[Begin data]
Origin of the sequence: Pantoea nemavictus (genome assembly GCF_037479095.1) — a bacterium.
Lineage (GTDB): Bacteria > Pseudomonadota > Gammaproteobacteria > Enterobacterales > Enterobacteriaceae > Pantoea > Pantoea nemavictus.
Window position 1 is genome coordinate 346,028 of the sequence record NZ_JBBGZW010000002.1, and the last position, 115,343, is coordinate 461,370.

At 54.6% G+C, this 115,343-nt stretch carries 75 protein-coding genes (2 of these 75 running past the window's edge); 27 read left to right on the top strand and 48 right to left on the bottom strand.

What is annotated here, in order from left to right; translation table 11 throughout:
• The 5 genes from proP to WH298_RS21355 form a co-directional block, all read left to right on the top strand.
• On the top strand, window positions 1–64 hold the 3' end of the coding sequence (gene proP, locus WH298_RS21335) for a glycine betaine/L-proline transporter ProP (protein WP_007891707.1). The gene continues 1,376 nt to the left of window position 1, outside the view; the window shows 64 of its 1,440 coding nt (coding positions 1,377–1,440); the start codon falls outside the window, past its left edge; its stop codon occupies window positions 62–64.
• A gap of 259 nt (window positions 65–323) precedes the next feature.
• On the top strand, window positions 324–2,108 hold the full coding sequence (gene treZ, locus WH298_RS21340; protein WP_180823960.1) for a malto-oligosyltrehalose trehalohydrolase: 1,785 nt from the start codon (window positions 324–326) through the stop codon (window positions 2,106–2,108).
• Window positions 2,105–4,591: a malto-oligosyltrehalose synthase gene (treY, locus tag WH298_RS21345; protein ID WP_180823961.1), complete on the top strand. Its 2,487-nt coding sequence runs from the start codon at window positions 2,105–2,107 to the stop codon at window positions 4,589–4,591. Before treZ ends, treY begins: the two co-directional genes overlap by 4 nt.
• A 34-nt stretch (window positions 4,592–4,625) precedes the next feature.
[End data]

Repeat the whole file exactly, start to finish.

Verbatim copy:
Origin of the sequence: Pantoea nemavictus (genome assembly GCF_037479095.1) — a bacterium.
Lineage (GTDB): Bacteria > Pseudomonadota > Gammaproteobacteria > Enterobacterales > Enterobacteriaceae > Pantoea > Pantoea nemavictus.
Window position 1 is genome coordinate 346,028 of the sequence record NZ_JBBGZW010000002.1, and the last position, 115,343, is coordinate 461,370.

At 54.6% G+C, this 115,343-nt stretch carries 75 protein-coding genes (2 of these 75 running past the window's edge); 27 read left to right on the top strand and 48 right to left on the bottom strand.

What is annotated here, in order from left to right; translation table 11 throughout:
• The 5 genes from proP to WH298_RS21355 form a co-directional block, all read left to right on the top strand.
• On the top strand, window positions 1–64 hold the 3' end of the coding sequence (gene proP, locus WH298_RS21335) for a glycine betaine/L-proline transporter ProP (protein WP_007891707.1). The gene continues 1,376 nt to the left of window position 1, outside the view; the window shows 64 of its 1,440 coding nt (coding positions 1,377–1,440); the start codon falls outside the window, past its left edge; its stop codon occupies window positions 62–64.
• A gap of 259 nt (window positions 65–323) precedes the next feature.
• On the top strand, window positions 324–2,108 hold the full coding sequence (gene treZ, locus WH298_RS21340; protein WP_180823960.1) for a malto-oligosyltrehalose trehalohydrolase: 1,785 nt from the start codon (window positions 324–326) through the stop codon (window positions 2,106–2,108).
• Window positions 2,105–4,591: a malto-oligosyltrehalose synthase gene (treY, locus tag WH298_RS21345; protein ID WP_180823961.1), complete on the top strand. Its 2,487-nt coding sequence runs from the start codon at window positions 2,105–2,107 to the stop codon at window positions 4,589–4,591. Before treZ ends, treY begins: the two co-directional genes overlap by 4 nt.
• A 34-nt stretch (window positions 4,592–4,625) precedes the next feature.